Stay sharp for lifeHealth
Occasional memory lapses—like forgetting where you left your keys or blanking on a name—become more common once we hit our 40s. But you can stave off the slowdown and keep your mind sharp with these five activities that can help improve memory, boost cognitive function, and reduce mental decline.
- Go for a Walk
You already know that regular exercise keeps your body fit, but it also improves brain health. When you get your heart pumping regularly with cardiovascular exercise—like walking, biking, or dancing—it increases the size of the hippocampus, the region of your brain responsible for memory and learning.
- Take a Nap
An afternoon snooze is more than just a guilty pleasure. Along with helping you feel refreshed, the extra shut-eye may help boost your memory. A recent study found that a 45- to 60-minute nap can significantly improve memory performance. Researchers say that taking a nap after learning something new produces a fivefold improvement in information retrieval from memory.
- Read a Good Book
When you read, your mind has a lot to gain. Along with sparking your imagination, that new best seller can stimulate your brain. Researchers have found that reading heightens connectivity in certain areas of the brain—and that those effects persist for five days after finishing a book.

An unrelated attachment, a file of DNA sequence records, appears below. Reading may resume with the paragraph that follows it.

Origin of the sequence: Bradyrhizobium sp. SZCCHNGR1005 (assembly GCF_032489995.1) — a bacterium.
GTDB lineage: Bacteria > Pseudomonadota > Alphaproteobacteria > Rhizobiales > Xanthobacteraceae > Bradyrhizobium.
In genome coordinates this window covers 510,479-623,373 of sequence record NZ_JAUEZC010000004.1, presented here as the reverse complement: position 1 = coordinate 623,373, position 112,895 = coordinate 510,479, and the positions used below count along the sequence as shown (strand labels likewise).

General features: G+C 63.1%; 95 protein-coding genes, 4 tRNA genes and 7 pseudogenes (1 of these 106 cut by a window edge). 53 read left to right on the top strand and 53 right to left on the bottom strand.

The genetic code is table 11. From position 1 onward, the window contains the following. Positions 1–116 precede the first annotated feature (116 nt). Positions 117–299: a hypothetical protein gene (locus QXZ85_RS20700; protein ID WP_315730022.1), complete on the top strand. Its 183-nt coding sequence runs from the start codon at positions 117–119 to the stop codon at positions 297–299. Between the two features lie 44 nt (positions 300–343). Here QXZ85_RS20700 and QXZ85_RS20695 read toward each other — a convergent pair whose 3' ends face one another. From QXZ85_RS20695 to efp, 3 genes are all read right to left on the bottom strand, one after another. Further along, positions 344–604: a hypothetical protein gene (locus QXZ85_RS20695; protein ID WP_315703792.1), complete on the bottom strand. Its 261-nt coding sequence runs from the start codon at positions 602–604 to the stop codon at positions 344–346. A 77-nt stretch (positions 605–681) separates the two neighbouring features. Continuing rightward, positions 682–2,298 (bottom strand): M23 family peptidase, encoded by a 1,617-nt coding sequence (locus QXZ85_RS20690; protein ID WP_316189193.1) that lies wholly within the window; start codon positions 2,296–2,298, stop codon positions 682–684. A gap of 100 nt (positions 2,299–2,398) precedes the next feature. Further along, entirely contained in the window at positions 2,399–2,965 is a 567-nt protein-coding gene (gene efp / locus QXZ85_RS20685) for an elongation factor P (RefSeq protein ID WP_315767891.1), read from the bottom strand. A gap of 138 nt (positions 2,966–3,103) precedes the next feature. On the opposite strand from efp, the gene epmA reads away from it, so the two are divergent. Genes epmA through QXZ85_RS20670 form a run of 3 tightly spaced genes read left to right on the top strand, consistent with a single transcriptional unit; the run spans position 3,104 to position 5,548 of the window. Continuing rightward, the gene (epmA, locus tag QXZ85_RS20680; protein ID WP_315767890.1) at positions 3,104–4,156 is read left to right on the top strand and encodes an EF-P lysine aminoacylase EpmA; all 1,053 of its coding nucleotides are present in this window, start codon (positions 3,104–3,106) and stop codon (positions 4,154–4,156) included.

- Learn a New Language
Speaking a second language later in life is an excellent way to discover a new culture. It could also help delay cognitive decline. According to research, learning a new language, even as an adult, may slow the onset of dementia and Alzheimer’s, compared to speaking only your native tongue. People who are conversant in multiple languages also have better memory and multitasking skills. Ready to learn Italian, French, or Spanish? Sign up for a class, hire a tutor, or use a program like Rosetta Stone.
- Get Together With Friends
When you meet a pal for coffee or RSVP to an invite, it strengthens bonds and may boost your brainpower. Research shows that older adults who are frequently socially active experience lower rates of cognitive decline. Make plans to visit friends and family, or expand your inner circle by joining a local book club or volunteering at a community organization.